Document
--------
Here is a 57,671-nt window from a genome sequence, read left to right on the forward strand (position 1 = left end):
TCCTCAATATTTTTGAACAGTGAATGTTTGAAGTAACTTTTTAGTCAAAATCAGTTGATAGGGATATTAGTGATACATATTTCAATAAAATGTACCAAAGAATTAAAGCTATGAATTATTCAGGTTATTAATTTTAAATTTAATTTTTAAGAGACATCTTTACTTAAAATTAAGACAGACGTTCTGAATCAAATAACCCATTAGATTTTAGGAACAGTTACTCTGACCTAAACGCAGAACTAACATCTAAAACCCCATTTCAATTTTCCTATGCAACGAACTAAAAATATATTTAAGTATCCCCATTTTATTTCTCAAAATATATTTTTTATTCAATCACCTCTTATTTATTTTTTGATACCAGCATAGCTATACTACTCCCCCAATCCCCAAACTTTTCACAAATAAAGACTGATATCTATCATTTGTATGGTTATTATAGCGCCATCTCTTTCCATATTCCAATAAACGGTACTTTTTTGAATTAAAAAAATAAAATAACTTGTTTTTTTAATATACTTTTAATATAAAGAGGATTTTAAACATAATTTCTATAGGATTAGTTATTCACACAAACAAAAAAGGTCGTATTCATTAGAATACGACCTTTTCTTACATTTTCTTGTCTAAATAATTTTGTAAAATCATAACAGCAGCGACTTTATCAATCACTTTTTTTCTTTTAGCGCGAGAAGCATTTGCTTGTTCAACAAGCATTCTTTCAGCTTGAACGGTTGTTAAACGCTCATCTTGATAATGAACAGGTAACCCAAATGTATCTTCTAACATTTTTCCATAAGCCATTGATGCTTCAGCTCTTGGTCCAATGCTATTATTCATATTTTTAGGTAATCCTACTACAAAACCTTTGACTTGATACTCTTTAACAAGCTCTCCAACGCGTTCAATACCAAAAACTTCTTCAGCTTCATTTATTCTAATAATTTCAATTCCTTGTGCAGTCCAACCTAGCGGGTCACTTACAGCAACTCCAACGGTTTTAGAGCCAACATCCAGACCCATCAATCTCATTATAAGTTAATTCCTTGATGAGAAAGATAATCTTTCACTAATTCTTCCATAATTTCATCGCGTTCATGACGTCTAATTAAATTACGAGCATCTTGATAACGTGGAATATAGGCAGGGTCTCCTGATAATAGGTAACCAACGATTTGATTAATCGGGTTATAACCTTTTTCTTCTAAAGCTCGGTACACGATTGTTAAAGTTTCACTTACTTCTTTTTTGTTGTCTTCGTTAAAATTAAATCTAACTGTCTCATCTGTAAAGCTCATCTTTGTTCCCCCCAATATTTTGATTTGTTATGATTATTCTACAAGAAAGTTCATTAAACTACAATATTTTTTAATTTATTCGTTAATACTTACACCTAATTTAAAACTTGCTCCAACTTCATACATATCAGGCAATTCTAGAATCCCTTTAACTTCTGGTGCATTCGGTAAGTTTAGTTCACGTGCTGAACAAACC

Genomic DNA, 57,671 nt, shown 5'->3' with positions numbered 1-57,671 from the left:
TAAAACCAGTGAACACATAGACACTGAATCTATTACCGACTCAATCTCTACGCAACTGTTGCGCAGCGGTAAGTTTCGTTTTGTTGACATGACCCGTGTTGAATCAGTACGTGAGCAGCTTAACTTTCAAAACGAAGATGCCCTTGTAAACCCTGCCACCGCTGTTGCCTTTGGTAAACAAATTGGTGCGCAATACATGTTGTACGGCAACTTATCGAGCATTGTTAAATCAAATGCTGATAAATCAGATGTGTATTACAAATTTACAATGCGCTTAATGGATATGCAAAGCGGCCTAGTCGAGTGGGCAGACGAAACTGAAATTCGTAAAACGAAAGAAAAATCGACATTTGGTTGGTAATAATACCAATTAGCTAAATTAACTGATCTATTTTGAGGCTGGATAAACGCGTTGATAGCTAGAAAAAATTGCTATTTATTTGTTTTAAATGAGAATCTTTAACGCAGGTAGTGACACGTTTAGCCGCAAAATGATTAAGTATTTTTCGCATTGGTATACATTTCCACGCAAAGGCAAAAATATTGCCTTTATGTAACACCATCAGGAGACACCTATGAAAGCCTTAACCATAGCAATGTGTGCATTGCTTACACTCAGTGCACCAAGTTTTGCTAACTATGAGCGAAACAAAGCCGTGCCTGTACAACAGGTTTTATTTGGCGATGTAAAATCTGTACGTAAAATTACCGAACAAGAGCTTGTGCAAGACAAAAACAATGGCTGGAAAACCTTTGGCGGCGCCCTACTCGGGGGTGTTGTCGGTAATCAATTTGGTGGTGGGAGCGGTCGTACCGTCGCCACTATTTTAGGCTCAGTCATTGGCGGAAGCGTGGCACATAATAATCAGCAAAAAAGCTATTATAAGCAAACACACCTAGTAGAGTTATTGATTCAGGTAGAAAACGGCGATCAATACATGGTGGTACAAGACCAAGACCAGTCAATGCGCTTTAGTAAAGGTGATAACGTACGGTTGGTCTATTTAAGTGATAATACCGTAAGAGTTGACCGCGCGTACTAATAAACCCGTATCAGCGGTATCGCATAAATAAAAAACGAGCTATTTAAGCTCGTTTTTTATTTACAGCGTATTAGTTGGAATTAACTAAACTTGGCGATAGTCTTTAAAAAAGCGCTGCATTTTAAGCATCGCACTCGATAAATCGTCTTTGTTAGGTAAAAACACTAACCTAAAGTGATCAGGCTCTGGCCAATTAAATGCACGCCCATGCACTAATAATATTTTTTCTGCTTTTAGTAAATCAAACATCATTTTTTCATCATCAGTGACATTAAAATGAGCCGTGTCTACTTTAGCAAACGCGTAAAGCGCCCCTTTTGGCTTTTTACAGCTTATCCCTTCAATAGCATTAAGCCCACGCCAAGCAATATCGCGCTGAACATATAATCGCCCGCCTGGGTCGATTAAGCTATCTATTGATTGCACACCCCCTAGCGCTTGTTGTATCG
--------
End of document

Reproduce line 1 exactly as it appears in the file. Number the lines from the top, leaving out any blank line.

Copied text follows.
Here is a 57,671-nt window from a genome sequence, read left to right on the forward strand (position 1 = left end):